Saturday, May 13, 2017

Jawbone: a life on the ropes in a knockout film (QFT until 18 May)

Films sneak up and surprise you. There was a recent spate of films about jazz, a musical genre that turns out to be dark and moody and thus perfectly pitched to accompany the theatrical lives of key players over the years.

Jawbone is another such film. Men taking lumps out of each other while boxing for sport is not normally appealing to this reviewer. But Johnny Harris first screenplay, directed by Thomas Napper, delivers an intelligent and nuanced story as well as some tense fight scenes choreographed by the Clones Cyclone, Barry McGuigan.

While it starts off in a benefits office that cannot help but trigger memories of I, Daniel Blake. Jimmy McCabe (played by the film’s writer Johnny Harris) is not just fighting eviction from his home but is also up against the ropes fighting his demons and addictions.

A south London boxing club owner Bill (Ray Winstone) lays down the law when the prodigal son returns to train: no booze, no unlicensed fighting, no messing around. But Eddie, the boxing coach with an Irish lilt Eddie played by Michael Smiley, is less convinced by Jimmy’s comeback. This second chance calls the once rated fighter’s ability into question. But Jimmy needs money urgently and an unlicensed bid seems to be his only option.

Fitness, death, concentration and passion play out over 91 minutes along with a tense triangle of love, loyalty and trust between Bill, Eddie and Jimmy. This is an almost exclusively male film.

Much of the film is shot outside at night or in gloomy conditions, with atmospheric silhouettes throughout that benefit from a really dark cinema. Even when the action – somewhat inevitably – returns to the boxing ring, the brilliantly lit stage is surrounded by the baying crowd in darkness.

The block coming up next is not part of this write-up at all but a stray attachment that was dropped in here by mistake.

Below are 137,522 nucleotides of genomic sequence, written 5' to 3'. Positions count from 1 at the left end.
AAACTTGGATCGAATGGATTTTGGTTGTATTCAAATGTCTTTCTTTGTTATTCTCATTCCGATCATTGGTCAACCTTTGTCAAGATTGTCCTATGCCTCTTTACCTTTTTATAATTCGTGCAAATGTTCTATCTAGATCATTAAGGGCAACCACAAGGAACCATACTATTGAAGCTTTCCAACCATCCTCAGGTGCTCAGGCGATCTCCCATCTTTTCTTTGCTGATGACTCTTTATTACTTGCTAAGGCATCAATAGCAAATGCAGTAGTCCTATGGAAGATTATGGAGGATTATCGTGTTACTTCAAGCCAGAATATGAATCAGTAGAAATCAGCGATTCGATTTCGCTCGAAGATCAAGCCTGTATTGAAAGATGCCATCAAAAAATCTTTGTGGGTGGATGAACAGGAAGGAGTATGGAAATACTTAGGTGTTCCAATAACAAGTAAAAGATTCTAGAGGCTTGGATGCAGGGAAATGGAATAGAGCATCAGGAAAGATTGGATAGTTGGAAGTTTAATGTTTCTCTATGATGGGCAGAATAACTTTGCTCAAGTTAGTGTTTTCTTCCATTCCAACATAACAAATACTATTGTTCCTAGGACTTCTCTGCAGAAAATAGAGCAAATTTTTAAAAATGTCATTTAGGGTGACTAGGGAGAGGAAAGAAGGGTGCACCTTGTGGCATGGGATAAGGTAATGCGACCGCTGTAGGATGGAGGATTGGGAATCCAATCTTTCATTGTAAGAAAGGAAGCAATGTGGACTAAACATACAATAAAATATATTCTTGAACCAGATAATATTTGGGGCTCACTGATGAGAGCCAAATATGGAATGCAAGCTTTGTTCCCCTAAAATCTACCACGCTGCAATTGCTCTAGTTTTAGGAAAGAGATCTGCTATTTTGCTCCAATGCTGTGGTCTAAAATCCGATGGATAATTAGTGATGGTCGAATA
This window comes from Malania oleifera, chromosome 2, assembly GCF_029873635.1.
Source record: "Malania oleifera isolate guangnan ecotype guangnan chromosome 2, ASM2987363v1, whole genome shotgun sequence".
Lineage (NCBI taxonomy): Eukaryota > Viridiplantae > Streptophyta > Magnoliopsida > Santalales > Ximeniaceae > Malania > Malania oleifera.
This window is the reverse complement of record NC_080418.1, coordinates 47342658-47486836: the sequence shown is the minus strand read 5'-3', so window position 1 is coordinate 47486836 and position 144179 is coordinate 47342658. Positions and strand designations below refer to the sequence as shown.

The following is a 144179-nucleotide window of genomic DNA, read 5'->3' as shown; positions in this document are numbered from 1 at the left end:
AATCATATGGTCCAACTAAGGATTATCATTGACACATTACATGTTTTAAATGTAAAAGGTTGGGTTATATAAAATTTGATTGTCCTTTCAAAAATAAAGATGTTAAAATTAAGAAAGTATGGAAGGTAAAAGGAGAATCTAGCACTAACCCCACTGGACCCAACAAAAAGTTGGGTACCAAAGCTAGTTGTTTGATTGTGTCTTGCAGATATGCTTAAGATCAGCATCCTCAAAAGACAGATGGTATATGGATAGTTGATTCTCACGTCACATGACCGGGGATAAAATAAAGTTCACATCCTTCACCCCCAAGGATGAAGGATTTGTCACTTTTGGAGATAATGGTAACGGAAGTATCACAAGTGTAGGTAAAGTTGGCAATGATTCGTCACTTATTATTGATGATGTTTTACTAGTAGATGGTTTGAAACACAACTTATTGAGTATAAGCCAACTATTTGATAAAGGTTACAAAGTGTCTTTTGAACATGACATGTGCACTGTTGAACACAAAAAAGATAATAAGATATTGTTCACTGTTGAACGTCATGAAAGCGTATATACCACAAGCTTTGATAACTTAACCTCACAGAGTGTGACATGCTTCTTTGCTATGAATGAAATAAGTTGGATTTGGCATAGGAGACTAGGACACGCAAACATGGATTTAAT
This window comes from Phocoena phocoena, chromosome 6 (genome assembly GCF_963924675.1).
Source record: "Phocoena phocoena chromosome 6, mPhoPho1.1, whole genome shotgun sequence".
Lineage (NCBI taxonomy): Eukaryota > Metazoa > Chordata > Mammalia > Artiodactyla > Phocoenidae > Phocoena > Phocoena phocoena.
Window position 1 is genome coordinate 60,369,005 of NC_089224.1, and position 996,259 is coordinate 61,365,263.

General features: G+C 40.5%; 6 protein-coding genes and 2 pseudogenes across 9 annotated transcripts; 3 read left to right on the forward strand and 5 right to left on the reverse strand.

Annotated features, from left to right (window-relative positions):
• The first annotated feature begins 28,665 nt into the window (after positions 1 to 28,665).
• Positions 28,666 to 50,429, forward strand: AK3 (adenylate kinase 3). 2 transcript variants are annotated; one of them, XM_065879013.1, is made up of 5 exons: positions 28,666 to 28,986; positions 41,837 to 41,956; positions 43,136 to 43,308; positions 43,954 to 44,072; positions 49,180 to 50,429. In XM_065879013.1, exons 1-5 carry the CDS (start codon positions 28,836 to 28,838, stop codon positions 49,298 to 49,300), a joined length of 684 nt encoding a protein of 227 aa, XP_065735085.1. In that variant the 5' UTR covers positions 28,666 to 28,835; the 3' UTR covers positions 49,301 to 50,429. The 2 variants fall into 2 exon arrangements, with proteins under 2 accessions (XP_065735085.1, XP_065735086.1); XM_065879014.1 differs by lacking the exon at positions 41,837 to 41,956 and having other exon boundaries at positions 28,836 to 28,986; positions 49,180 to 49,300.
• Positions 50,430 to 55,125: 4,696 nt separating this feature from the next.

Paul Weller’s soundtrack of deep metallic strings emphasises the turmoil and distress. Such a great change from plinkity piano muzak. The camera allows the cinema audience to stare into the soul of Jimmy through his eyes. And in case they haven’t noticed, a line of dialogue helpfully reminds anyone not paying attention:
“Look at your man: when you look in his eye you see all of him”

The fight scenes are not allowed to dominate the film, but final bout was hard to watch and felt very much like a fight to the death. The make up and prosthetics illustrate why boxing is referred to as a blood sport.

Drink and boxing: if one doesn’t kill the other may, and Jimmy finds both difficult to give up. Harris, Winstone and Smiley are superb, balancing the emotional tension whilst teasing out the protagonist’s fight against addiction.

The ending is beautiful and has enough soul to irrigate your tear ducts. Jawbone is a story well told. It evenly matches great visuals, good sound, interesting characters and just enough sentiment to craft a tale of the unexpected.

Jawbone is being screened in the Queen’s Film Theatre until 18 May.

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